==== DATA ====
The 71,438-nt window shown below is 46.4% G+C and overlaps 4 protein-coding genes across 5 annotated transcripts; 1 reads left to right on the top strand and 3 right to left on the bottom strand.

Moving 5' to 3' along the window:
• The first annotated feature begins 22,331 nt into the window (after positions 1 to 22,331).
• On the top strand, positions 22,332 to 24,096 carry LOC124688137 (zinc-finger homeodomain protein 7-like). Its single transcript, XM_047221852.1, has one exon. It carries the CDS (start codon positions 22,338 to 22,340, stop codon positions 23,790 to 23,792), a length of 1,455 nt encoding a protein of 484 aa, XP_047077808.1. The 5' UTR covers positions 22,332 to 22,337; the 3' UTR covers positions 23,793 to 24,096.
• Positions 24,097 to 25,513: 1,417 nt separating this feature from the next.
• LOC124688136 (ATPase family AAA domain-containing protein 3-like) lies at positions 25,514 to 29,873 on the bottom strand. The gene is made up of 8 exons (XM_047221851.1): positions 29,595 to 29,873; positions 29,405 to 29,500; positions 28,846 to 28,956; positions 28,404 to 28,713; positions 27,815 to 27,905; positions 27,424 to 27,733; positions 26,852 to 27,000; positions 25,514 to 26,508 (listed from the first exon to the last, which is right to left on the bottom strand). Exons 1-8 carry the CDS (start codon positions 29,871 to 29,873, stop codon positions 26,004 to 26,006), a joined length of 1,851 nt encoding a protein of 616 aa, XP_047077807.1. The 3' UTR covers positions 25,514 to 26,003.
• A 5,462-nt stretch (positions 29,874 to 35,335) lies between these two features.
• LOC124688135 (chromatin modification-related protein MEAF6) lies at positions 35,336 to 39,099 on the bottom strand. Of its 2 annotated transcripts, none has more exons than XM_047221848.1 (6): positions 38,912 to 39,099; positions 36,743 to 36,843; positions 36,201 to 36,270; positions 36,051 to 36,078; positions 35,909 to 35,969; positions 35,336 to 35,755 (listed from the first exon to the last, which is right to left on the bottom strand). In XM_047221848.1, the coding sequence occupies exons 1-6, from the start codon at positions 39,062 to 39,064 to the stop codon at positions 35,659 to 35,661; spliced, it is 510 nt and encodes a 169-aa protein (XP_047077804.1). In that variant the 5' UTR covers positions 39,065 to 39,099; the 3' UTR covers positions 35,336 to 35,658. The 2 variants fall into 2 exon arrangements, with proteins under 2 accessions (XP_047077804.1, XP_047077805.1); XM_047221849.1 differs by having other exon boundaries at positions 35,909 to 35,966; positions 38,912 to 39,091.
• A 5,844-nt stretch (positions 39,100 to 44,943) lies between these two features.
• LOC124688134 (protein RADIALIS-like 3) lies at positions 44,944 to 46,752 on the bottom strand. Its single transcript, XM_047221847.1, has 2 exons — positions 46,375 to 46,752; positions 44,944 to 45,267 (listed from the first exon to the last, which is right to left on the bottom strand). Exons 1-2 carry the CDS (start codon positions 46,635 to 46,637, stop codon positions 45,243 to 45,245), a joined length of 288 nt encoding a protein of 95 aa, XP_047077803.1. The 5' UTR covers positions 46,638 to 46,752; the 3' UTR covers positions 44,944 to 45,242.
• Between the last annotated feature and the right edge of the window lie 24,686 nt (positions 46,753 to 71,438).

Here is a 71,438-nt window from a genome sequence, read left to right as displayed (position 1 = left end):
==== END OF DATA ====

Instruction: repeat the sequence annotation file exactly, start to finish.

The 71,438-nt window shown below is 46.4% G+C and overlaps 4 protein-coding genes across 5 annotated transcripts; 1 reads left to right on the top strand and 3 right to left on the bottom strand.

Moving 5' to 3' along the window:
• The first annotated feature begins 22,331 nt into the window (after positions 1 to 22,331).
• On the top strand, positions 22,332 to 24,096 carry LOC124688137 (zinc-finger homeodomain protein 7-like). Its single transcript, XM_047221852.1, has one exon. It carries the CDS (start codon positions 22,338 to 22,340, stop codon positions 23,790 to 23,792), a length of 1,455 nt encoding a protein of 484 aa, XP_047077808.1. The 5' UTR covers positions 22,332 to 22,337; the 3' UTR covers positions 23,793 to 24,096.
• Positions 24,097 to 25,513: 1,417 nt separating this feature from the next.
• LOC124688136 (ATPase family AAA domain-containing protein 3-like) lies at positions 25,514 to 29,873 on the bottom strand. The gene is made up of 8 exons (XM_047221851.1): positions 29,595 to 29,873; positions 29,405 to 29,500; positions 28,846 to 28,956; positions 28,404 to 28,713; positions 27,815 to 27,905; positions 27,424 to 27,733; positions 26,852 to 27,000; positions 25,514 to 26,508 (listed from the first exon to the last, which is right to left on the bottom strand). Exons 1-8 carry the CDS (start codon positions 29,871 to 29,873, stop codon positions 26,004 to 26,006), a joined length of 1,851 nt encoding a protein of 616 aa, XP_047077807.1. The 3' UTR covers positions 25,514 to 26,003.
• A 5,462-nt stretch (positions 29,874 to 35,335) lies between these two features.
• LOC124688135 (chromatin modification-related protein MEAF6) lies at positions 35,336 to 39,099 on the bottom strand. Of its 2 annotated transcripts, none has more exons than XM_047221848.1 (6): positions 38,912 to 39,099; positions 36,743 to 36,843; positions 36,201 to 36,270; positions 36,051 to 36,078; positions 35,909 to 35,969; positions 35,336 to 35,755 (listed from the first exon to the last, which is right to left on the bottom strand). In XM_047221848.1, the coding sequence occupies exons 1-6, from the start codon at positions 39,062 to 39,064 to the stop codon at positions 35,659 to 35,661; spliced, it is 510 nt and encodes a 169-aa protein (XP_047077804.1). In that variant the 5' UTR covers positions 39,065 to 39,099; the 3' UTR covers positions 35,336 to 35,658. The 2 variants fall into 2 exon arrangements, with proteins under 2 accessions (XP_047077804.1, XP_047077805.1); XM_047221849.1 differs by having other exon boundaries at positions 35,909 to 35,966; positions 38,912 to 39,091.
• A 5,844-nt stretch (positions 39,100 to 44,943) lies between these two features.
• LOC124688134 (protein RADIALIS-like 3) lies at positions 44,944 to 46,752 on the bottom strand. Its single transcript, XM_047221847.1, has 2 exons — positions 46,375 to 46,752; positions 44,944 to 45,267 (listed from the first exon to the last, which is right to left on the bottom strand). Exons 1-2 carry the CDS (start codon positions 46,635 to 46,637, stop codon positions 45,243 to 45,245), a joined length of 288 nt encoding a protein of 95 aa, XP_047077803.1. The 5' UTR covers positions 46,638 to 46,752; the 3' UTR covers positions 44,944 to 45,242.
• Between the last annotated feature and the right edge of the window lie 24,686 nt (positions 46,753 to 71,438).

Here is a 71,438-nt window from a genome sequence, read left to right as displayed (position 1 = left end):